On Friday, a group of tiki torch–wielding white nationalists converged on a statue of Robert E. Lee in Charlottesville, Virginia, waving Confederate flags and chanting. Today that exercise in free speech—for and against the vile, wildly wrongheaded notion that America's greatness is in any way related to the supremacy of the white race—escalated to violence, with numerous scuffles between protesters and counter-protesters, and finally a car plowing through the crowd:
Video of car hitting anti-racist protestors. Let there be no confusion: this was deliberate terrorism. My prayers with victims. Stay home. pic.twitter.com/MUOZs71Pf4— Brennan Gilmore (@brennanmgilmore) August 12, 2017
In a time when a surprising number of Americans believe that hate speech is against the law, this is a good moment to remember that while (very nearly) all speech is legal, assault is not. Charlottesville was right to let the protest go on, and local law enforcement is right to take legal action to stop the violence now.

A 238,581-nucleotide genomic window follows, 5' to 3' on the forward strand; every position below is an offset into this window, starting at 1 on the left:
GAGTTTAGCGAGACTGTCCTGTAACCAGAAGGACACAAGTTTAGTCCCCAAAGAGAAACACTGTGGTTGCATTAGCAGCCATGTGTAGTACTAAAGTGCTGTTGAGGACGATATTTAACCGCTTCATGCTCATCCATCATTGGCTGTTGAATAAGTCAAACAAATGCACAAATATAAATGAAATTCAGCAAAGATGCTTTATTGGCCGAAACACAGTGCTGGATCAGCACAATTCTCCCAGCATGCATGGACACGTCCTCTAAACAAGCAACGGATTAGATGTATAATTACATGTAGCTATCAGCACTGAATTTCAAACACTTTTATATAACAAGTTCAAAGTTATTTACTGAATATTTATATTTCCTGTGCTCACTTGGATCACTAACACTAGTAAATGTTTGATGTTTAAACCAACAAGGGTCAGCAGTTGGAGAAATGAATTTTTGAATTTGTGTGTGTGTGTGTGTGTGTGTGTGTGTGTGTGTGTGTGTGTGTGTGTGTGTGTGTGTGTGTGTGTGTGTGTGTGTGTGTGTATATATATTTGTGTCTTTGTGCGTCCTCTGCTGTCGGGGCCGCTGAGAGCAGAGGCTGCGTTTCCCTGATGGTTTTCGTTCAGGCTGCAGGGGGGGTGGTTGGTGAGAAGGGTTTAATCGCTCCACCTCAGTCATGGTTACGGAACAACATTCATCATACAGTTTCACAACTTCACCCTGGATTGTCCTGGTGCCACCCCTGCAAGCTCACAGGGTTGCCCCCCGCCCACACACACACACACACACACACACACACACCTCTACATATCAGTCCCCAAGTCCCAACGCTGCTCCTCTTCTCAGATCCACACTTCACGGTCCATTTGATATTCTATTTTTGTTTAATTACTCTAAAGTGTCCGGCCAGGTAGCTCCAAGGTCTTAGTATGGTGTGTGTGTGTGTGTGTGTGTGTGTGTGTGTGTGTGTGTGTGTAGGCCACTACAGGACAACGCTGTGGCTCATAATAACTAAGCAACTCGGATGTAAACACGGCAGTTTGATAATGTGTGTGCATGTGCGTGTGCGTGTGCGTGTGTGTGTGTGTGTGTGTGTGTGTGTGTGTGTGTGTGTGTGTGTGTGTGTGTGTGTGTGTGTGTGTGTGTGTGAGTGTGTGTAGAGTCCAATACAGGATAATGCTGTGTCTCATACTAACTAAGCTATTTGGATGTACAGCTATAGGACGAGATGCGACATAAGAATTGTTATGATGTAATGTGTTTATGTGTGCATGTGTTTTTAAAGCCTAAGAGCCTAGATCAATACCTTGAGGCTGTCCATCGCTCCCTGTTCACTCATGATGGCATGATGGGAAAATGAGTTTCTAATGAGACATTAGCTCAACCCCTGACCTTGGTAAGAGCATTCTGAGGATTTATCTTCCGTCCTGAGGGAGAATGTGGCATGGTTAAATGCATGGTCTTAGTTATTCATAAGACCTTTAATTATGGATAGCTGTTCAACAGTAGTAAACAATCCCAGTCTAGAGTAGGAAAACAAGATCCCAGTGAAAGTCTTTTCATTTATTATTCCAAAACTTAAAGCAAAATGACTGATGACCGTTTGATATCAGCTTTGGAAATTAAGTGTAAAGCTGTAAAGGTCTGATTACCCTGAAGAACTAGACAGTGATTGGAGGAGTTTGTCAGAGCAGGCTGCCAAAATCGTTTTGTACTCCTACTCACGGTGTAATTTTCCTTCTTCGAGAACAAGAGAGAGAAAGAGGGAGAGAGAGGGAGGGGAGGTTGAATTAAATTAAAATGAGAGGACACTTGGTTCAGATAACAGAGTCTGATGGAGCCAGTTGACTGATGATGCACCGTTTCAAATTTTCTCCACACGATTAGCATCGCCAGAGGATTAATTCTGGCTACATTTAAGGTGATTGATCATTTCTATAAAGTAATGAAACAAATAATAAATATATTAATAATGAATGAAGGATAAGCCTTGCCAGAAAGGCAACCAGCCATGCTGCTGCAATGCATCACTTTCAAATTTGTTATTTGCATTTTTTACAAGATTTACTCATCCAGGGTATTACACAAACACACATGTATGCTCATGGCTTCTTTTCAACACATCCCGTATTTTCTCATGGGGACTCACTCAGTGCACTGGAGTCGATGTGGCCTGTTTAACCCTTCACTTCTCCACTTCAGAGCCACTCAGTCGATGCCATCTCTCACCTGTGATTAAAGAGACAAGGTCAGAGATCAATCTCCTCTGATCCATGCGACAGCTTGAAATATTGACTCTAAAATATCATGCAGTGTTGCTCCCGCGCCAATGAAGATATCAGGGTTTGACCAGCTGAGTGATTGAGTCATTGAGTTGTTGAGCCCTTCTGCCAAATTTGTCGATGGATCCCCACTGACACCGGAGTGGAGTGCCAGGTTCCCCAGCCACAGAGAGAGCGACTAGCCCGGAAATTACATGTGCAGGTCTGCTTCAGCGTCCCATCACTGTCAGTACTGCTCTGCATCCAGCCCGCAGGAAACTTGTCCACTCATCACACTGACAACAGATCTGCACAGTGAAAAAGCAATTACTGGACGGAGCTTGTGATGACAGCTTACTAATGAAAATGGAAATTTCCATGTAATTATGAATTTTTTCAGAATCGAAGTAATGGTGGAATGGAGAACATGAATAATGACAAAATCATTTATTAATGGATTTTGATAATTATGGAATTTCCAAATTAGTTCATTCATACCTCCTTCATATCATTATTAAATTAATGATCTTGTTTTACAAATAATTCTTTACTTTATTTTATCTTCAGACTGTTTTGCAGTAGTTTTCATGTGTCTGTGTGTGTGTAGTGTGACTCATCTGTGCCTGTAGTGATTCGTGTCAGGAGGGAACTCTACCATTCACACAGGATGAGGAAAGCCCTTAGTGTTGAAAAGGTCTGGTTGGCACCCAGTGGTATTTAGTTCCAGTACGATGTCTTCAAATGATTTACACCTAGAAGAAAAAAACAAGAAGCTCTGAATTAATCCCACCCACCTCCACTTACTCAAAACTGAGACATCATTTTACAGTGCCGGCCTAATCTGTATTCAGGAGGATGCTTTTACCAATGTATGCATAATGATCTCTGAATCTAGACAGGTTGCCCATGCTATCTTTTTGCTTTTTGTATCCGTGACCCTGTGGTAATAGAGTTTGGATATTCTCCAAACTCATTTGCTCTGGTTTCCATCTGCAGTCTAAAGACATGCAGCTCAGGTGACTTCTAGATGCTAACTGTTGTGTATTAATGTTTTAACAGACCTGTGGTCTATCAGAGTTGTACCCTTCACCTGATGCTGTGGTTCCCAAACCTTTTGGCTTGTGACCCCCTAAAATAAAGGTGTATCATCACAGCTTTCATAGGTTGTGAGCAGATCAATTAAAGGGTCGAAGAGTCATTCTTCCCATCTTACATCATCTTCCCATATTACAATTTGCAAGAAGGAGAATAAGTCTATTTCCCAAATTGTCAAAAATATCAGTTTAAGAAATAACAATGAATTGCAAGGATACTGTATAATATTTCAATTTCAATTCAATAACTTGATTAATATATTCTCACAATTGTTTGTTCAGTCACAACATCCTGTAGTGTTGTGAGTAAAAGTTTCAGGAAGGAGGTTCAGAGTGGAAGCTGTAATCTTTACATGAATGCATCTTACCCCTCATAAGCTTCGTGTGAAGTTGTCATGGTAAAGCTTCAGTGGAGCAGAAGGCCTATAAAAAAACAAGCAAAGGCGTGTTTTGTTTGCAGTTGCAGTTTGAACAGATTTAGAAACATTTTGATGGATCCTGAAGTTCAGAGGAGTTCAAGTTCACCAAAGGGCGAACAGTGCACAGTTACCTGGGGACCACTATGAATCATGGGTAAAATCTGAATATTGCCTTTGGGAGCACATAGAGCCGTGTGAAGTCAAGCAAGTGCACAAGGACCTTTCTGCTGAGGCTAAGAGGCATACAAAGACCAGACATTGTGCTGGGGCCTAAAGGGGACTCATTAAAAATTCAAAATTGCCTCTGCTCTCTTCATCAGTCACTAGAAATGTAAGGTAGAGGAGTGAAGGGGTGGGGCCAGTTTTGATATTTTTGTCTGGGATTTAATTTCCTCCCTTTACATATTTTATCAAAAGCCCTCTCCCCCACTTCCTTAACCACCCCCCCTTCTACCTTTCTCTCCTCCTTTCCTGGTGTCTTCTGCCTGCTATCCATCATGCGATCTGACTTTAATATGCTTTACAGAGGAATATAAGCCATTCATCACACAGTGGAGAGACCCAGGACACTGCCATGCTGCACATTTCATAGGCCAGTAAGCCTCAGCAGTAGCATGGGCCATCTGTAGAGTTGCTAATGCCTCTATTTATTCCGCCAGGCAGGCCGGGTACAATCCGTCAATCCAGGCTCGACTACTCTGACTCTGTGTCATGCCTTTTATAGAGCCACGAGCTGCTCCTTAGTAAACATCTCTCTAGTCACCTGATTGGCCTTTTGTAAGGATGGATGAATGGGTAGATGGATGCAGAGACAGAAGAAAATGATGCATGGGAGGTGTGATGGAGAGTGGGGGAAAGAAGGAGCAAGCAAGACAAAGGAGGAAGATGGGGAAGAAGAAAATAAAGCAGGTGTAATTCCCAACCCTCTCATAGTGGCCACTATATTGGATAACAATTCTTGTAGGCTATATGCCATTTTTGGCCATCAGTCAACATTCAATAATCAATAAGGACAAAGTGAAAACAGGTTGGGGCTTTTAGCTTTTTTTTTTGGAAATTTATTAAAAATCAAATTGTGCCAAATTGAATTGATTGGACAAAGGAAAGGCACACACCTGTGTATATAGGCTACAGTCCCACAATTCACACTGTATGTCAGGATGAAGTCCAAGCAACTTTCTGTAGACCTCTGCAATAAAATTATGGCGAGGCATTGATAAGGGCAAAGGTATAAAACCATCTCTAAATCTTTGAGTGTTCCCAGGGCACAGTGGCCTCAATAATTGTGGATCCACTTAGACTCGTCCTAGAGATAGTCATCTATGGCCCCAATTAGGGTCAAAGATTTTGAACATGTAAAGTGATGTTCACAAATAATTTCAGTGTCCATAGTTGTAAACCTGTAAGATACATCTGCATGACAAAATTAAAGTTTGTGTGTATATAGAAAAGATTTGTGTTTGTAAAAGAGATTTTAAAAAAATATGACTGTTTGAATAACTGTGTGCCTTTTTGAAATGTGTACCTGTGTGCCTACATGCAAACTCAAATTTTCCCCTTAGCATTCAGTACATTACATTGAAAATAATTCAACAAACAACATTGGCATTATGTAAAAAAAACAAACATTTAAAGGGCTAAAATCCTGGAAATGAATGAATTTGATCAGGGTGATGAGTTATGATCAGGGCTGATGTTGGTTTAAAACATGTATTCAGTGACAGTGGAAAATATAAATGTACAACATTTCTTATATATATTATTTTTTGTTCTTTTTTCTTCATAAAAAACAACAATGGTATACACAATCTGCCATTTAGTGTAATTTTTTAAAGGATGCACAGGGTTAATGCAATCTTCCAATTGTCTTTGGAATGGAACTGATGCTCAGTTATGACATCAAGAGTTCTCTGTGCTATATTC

Lots of questions on this today:
"Hate speech" isn't a legal term, but the law is clear— speech expressing hateful feelings is protected.— ACLU National (@ACLU) August 9, 2017
If the government gets to decide which speech is hate speech, the powers that be may later feel free to censor any speech they don't like.— ACLU National (@ACLU) August 9, 2017
Restricting any group or individual's speech jeopardizes everyone's rights. The same laws used to silence bigots can be used to silence you.— ACLU National (@ACLU) August 9, 2017
Reason's Ronald Bailey wrote about the fight over Confederate monuments in Charlottesville earlier this year, and will have a dispatch live from the scene shortly.